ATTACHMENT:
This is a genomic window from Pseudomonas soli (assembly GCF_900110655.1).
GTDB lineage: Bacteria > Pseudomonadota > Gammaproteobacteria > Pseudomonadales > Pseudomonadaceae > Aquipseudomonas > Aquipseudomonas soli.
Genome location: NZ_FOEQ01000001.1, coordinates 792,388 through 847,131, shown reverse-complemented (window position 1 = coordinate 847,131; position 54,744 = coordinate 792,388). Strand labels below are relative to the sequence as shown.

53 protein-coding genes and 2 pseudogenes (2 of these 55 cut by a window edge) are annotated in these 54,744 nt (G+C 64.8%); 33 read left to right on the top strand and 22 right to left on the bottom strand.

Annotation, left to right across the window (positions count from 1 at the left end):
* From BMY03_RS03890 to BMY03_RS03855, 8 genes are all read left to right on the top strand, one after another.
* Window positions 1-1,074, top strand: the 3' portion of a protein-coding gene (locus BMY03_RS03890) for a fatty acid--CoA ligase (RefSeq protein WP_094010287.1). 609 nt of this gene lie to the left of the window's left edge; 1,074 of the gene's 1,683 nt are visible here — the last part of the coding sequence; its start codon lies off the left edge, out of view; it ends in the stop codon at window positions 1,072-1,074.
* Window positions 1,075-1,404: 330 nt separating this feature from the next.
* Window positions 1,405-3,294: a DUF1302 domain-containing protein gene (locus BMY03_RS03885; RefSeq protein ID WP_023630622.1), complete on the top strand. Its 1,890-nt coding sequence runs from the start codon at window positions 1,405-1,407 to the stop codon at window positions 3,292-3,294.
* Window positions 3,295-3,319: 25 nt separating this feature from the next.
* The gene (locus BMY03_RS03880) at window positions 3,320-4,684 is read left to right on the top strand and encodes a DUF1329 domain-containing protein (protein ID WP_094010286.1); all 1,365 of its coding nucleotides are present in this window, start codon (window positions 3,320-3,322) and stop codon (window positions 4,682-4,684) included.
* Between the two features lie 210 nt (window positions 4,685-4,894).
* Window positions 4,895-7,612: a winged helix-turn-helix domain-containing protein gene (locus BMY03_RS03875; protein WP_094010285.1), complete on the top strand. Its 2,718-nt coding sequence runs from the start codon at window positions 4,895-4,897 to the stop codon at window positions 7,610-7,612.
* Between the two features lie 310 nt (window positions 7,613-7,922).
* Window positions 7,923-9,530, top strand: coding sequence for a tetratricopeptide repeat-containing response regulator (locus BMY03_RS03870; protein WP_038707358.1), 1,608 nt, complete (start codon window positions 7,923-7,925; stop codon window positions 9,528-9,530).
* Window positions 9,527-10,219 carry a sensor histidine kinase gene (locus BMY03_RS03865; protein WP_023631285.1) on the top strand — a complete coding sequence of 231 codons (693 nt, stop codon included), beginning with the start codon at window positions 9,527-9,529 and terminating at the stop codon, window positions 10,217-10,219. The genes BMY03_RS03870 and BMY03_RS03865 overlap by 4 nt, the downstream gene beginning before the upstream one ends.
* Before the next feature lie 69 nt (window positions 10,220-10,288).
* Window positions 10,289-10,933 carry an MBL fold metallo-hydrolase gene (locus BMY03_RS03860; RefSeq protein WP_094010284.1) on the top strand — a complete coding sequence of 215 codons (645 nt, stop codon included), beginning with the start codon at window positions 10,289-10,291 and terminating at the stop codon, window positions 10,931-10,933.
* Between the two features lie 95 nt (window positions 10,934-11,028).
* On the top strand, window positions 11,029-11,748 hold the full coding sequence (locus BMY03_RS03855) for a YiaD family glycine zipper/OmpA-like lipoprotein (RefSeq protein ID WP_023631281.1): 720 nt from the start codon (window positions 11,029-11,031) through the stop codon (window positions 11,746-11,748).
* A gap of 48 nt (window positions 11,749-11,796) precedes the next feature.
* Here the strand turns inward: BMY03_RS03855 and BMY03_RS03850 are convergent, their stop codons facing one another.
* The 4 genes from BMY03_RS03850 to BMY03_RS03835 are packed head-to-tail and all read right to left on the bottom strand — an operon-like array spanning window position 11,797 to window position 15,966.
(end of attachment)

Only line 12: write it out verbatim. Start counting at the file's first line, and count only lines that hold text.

* Between the two features lie 210 nt (window positions 4,685-4,894).